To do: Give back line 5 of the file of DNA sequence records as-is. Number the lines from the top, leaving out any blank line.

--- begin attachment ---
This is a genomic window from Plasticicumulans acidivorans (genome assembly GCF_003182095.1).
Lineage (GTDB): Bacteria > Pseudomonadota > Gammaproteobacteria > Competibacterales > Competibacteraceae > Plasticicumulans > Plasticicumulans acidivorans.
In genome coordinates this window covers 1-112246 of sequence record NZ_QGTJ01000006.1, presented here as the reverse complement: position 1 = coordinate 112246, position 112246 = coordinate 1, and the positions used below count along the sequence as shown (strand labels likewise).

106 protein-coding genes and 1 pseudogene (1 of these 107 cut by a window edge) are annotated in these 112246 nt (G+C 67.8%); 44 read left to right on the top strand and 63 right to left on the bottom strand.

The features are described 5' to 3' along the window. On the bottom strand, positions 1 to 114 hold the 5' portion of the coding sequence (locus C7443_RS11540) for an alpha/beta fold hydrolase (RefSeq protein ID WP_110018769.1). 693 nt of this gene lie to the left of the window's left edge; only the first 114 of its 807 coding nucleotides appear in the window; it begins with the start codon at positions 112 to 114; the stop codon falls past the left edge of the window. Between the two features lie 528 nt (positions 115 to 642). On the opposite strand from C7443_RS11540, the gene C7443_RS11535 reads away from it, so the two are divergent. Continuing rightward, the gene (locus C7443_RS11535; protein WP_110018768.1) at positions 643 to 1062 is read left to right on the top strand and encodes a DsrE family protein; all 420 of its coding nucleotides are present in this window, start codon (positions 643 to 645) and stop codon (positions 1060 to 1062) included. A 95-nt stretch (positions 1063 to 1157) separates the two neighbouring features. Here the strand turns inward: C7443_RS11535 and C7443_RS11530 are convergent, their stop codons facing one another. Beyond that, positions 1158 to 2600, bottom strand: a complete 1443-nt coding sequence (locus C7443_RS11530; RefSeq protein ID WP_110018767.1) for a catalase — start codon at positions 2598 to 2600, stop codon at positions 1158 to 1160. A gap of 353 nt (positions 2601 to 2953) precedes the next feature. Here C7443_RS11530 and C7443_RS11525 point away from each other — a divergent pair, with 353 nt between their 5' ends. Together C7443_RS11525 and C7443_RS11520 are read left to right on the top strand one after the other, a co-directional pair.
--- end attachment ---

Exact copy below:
The features are described 5' to 3' along the window. On the bottom strand, positions 1 to 114 hold the 5' portion of the coding sequence (locus C7443_RS11540) for an alpha/beta fold hydrolase (RefSeq protein ID WP_110018769.1). 693 nt of this gene lie to the left of the window's left edge; only the first 114 of its 807 coding nucleotides appear in the window; it begins with the start codon at positions 112 to 114; the stop codon falls past the left edge of the window. Between the two features lie 528 nt (positions 115 to 642). On the opposite strand from C7443_RS11540, the gene C7443_RS11535 reads away from it, so the two are divergent. Continuing rightward, the gene (locus C7443_RS11535; protein WP_110018768.1) at positions 643 to 1062 is read left to right on the top strand and encodes a DsrE family protein; all 420 of its coding nucleotides are present in this window, start codon (positions 643 to 645) and stop codon (positions 1060 to 1062) included. A 95-nt stretch (positions 1063 to 1157) separates the two neighbouring features. Here the strand turns inward: C7443_RS11535 and C7443_RS11530 are convergent, their stop codons facing one another. Beyond that, positions 1158 to 2600, bottom strand: a complete 1443-nt coding sequence (locus C7443_RS11530; RefSeq protein ID WP_110018767.1) for a catalase — start codon at positions 2598 to 2600, stop codon at positions 1158 to 1160. A gap of 353 nt (positions 2601 to 2953) precedes the next feature. Here C7443_RS11530 and C7443_RS11525 point away from each other — a divergent pair, with 353 nt between their 5' ends. Together C7443_RS11525 and C7443_RS11520 are read left to right on the top strand one after the other, a co-directional pair.